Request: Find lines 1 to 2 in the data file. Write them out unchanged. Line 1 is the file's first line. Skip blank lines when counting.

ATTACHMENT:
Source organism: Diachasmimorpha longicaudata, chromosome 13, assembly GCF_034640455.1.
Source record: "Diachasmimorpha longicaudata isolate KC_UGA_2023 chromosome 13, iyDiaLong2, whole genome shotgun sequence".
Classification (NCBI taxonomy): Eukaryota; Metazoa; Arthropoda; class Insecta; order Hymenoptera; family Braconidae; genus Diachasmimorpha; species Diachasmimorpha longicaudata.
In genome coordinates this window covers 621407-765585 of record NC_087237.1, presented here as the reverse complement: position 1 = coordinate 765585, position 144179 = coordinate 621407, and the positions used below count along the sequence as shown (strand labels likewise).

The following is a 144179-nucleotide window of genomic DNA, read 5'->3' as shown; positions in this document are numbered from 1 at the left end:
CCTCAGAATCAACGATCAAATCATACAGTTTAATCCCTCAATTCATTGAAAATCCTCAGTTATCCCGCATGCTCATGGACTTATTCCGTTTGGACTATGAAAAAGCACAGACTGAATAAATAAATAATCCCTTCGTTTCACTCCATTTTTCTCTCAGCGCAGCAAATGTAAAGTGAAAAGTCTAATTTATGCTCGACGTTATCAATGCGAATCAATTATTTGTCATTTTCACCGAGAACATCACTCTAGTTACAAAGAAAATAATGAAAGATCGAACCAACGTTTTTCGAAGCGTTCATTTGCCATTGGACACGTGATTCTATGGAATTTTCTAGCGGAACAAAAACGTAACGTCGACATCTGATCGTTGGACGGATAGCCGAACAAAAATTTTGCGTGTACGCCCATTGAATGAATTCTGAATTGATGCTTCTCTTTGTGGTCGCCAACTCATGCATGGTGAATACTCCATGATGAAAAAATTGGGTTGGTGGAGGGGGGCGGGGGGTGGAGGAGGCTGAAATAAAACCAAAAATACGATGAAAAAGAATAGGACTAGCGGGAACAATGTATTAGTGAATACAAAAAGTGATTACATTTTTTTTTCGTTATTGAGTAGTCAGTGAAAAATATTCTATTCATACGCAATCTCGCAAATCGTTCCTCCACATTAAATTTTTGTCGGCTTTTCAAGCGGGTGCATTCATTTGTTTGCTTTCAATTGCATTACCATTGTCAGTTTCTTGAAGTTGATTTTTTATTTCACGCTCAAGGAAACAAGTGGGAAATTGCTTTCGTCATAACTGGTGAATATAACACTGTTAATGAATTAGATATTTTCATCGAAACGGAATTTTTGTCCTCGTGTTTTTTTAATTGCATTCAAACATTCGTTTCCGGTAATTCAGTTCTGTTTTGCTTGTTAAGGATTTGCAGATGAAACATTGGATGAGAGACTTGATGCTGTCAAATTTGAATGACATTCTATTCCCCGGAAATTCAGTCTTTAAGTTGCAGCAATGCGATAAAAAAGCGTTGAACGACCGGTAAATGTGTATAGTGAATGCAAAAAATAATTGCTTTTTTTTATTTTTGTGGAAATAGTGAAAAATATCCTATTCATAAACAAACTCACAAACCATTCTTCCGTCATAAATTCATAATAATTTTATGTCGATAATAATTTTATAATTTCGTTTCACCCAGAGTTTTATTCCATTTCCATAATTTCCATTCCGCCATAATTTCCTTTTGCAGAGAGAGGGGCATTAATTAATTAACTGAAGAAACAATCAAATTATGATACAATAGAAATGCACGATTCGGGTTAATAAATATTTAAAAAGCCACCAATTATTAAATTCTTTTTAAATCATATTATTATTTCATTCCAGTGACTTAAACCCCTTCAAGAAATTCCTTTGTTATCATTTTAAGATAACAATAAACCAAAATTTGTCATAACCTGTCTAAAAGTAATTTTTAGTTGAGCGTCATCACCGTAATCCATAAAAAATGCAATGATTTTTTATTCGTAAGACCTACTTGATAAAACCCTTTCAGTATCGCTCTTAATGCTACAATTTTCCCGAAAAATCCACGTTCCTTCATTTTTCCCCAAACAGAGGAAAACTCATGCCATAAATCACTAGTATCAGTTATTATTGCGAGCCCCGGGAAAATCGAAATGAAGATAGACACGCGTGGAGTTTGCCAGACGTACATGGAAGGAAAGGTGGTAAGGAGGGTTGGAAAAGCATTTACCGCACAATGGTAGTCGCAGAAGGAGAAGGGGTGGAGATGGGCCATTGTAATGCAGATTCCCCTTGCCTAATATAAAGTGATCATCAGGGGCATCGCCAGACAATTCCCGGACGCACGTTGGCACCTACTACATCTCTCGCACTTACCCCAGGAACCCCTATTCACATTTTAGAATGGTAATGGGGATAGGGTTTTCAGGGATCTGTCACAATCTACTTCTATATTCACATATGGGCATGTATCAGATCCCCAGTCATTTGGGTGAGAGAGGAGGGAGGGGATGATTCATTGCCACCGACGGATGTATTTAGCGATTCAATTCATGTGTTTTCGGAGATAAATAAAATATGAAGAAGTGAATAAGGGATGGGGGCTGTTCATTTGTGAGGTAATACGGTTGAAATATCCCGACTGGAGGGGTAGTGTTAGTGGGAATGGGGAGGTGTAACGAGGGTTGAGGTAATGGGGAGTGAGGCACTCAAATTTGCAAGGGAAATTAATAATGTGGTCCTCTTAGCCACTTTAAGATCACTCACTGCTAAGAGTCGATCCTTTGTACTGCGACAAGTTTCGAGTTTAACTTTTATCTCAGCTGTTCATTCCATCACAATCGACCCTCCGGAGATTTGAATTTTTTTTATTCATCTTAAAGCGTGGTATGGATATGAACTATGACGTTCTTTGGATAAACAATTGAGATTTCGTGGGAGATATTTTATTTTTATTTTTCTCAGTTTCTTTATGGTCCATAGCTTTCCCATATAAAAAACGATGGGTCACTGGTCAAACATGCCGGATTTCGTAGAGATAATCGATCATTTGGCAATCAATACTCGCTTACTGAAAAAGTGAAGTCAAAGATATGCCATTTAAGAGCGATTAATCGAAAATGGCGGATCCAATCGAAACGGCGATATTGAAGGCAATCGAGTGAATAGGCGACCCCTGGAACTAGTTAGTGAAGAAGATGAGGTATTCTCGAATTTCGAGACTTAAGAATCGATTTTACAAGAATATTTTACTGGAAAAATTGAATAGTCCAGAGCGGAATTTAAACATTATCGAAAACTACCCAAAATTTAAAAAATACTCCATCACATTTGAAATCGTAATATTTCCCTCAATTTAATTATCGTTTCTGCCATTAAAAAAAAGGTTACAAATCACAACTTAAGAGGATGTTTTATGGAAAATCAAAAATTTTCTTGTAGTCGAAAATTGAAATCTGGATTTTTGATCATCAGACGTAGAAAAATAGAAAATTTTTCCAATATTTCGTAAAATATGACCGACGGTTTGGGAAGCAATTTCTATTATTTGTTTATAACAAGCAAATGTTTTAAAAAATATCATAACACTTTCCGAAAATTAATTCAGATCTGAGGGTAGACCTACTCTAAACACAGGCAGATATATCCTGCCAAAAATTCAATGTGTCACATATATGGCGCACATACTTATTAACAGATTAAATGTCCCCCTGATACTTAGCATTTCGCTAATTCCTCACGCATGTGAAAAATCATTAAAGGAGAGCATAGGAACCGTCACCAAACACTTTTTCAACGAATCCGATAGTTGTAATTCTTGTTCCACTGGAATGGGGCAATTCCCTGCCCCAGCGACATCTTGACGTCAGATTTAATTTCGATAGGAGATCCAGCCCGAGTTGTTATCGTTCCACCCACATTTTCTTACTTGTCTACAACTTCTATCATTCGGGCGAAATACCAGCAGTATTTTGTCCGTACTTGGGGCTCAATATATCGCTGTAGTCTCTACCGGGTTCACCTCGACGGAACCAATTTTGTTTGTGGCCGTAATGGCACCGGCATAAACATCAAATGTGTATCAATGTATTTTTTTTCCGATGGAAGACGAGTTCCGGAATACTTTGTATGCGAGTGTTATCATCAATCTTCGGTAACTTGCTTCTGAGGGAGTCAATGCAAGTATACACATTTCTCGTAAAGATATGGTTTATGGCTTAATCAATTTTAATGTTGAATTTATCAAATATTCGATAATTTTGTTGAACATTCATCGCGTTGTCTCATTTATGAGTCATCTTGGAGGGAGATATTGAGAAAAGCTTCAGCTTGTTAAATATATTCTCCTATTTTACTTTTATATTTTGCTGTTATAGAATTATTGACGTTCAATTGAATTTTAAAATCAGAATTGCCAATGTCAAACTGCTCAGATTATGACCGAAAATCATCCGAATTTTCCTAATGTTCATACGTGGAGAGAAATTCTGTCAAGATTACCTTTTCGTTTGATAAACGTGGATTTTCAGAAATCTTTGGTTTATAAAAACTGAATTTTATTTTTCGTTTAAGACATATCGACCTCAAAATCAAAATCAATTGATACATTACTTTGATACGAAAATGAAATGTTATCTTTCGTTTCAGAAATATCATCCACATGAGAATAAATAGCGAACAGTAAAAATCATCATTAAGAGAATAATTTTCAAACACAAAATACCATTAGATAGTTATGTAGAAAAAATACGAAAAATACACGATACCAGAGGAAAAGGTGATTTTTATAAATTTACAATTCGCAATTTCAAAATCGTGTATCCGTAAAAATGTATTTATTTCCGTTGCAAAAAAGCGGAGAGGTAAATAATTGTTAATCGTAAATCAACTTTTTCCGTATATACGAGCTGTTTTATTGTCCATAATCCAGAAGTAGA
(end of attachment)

Source organism: Diachasmimorpha longicaudata, chromosome 13, assembly GCF_034640455.1.
Source record: "Diachasmimorpha longicaudata isolate KC_UGA_2023 chromosome 13, iyDiaLong2, whole genome shotgun sequence".